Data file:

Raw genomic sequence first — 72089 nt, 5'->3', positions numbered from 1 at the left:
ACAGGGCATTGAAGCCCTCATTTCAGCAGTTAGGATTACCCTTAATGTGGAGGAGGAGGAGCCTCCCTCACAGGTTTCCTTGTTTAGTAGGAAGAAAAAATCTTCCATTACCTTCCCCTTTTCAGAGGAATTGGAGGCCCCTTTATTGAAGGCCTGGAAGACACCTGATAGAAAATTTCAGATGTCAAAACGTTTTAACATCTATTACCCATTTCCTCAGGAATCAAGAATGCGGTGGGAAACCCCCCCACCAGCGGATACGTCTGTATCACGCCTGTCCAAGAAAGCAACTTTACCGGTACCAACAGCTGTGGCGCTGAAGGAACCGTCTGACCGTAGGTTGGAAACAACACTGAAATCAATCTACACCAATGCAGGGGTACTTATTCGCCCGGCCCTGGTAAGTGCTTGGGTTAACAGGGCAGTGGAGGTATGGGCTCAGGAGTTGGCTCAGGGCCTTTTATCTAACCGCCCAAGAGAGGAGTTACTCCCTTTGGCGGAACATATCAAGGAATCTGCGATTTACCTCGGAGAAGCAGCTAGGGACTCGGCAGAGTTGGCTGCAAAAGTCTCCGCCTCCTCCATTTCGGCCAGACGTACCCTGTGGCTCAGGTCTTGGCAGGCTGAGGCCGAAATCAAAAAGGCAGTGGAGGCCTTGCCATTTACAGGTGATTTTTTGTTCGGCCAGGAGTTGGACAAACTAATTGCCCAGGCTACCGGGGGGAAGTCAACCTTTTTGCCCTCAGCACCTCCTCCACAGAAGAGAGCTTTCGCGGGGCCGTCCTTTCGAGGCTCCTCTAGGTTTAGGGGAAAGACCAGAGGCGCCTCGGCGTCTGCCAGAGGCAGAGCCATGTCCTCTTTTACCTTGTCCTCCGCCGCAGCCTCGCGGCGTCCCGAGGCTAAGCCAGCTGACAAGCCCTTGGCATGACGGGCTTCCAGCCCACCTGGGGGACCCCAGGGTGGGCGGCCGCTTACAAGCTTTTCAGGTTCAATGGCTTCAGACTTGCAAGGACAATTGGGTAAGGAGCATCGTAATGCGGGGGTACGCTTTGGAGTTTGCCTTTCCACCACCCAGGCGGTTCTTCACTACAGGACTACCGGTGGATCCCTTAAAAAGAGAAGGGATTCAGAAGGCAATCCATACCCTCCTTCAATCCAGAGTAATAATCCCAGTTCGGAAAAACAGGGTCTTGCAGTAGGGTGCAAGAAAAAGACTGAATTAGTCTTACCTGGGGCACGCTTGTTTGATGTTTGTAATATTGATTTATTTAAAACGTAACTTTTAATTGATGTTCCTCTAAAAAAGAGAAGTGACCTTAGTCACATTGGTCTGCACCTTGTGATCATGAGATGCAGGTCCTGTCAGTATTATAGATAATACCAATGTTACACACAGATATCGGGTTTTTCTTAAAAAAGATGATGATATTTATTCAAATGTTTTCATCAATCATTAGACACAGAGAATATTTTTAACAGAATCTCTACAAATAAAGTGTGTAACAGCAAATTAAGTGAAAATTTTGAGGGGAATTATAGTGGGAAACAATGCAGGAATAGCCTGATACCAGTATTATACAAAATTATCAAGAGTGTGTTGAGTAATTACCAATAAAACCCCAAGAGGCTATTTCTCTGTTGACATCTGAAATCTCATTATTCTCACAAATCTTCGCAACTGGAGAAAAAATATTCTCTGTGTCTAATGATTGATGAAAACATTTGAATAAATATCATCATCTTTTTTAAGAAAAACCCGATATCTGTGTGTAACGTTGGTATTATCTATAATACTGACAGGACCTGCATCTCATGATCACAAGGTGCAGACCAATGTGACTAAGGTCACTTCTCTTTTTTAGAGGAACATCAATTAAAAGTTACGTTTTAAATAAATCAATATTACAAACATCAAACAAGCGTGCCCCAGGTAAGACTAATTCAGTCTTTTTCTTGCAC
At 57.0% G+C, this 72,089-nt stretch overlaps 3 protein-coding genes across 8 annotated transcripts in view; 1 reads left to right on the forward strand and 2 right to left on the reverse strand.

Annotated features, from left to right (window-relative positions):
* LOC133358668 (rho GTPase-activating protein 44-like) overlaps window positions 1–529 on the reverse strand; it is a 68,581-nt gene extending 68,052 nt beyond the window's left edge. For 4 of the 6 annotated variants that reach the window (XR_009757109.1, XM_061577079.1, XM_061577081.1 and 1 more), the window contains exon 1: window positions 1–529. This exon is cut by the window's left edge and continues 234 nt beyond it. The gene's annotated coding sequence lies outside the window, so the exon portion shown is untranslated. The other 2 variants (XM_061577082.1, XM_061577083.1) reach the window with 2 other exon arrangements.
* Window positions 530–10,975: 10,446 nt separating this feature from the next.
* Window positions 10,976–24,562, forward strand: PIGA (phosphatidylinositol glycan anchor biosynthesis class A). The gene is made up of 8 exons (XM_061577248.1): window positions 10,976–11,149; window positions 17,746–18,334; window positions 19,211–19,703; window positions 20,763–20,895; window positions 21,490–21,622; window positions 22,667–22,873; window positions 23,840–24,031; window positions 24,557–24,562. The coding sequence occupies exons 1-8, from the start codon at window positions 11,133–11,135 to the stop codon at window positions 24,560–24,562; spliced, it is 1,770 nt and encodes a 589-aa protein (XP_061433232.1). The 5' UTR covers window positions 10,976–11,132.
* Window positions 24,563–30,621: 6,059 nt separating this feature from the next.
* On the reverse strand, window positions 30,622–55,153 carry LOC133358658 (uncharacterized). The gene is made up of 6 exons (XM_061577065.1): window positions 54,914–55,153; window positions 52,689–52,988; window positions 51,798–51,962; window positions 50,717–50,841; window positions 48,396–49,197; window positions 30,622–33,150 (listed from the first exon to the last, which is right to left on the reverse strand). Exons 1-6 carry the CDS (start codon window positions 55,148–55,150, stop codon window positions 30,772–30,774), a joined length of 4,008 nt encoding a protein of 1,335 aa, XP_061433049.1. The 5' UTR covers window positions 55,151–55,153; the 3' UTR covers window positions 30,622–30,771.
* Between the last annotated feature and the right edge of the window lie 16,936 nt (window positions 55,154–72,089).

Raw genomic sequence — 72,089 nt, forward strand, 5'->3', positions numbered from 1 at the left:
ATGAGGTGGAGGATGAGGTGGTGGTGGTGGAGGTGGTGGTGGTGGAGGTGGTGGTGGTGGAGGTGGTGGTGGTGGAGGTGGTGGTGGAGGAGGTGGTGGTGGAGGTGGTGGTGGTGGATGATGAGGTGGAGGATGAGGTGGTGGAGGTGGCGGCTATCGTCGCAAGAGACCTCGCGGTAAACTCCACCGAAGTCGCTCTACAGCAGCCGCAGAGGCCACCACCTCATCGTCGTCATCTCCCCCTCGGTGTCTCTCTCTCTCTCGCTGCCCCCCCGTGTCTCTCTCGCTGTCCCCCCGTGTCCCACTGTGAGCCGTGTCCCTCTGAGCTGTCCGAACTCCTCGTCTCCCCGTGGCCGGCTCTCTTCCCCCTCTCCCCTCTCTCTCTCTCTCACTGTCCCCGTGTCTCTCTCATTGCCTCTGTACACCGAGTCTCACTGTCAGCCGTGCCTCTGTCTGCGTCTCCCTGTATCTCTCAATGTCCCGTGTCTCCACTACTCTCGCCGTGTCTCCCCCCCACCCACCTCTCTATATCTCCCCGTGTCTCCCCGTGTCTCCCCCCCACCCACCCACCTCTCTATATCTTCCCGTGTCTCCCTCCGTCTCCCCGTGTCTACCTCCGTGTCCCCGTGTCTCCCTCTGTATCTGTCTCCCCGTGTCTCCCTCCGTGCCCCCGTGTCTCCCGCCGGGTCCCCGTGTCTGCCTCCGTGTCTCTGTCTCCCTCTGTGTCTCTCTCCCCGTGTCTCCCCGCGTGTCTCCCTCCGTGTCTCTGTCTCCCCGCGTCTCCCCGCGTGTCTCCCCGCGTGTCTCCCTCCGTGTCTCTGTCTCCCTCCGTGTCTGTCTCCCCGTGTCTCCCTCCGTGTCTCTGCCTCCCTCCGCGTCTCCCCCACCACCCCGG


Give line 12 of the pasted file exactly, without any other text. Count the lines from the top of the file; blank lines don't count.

ATGAGGTGGAGGATGAGGTGGTGGTGGTGGAGGTGGTGGTGGTGGAGGTGGTGGTGGTGGAGGTGGTGGTGGTGGAGGTGGTGGTGGAGGAGGTGGTGGTGGAGGTGGTGGTGGTGGATGATGAGGTGGAGGATGAGGTGGTGGAGGTGGCGGCTATCGTCGCAAGAGACCTCGCGGTAAACTCCACCGAAGTCGCTCTACAGCAGCCGCAGAGGCCACCACCTCATCGTCGTCATCTCCCCCTCGGTGTCTCTCTCTCTCTCGCTGCCCCCCCGTGTCTCTCTCGCTGTCCCCCCGTGTCCCACTGTGAGCCGTGTCCCTCTGAGCTGTCCGAACTCCTCGTCTCCCCGTGGCCGGCTCTCTTCCCCCTCTCCCCTCTCTCTCTCTCTCACTGTCCCCGTGTCTCTCTCATTGCCTCTGTACACCGAGTCTCACTGTCAGCCGTGCCTCTGTCTGCGTCTCCCTGTATCTCTCAATGTCCCGTGTCTCCACTACTCTCGCCGTGTCTCCCCCCCACCCACCTCTCTATATCTCCCCGTGTCTCCCCGTGTCTCCCCCCCACCCACCCACCTCTCTATATCTTCCCGTGTCTCCCTCCGTCTCCCCGTGTCTACCTCCGTGTCCCCGTGTCTCCCTCTGTATCTGTCTCCCCGTGTCTCCCTCCGTGCCCCCGTGTCTCCCGCCGGGTCCCCGTGTCTGCCTCCGTGTCTCTGTCTCCCTCTGTGTCTCTCTCCCCGTGTCTCCCCGCGTGTCTCCCTCCGTGTCTCTGTCTCCCCGCGTCTCCCCGCGTGTCTCCCCGCGTGTCTCCCTCCGTGTCTCTGTCTCCCTCCGTGTCTGTCTCCCCGTGTCTCCCTCCGTGTCTCTGCCTCCCTCCGCGTCTCCCCCACCACCCCGG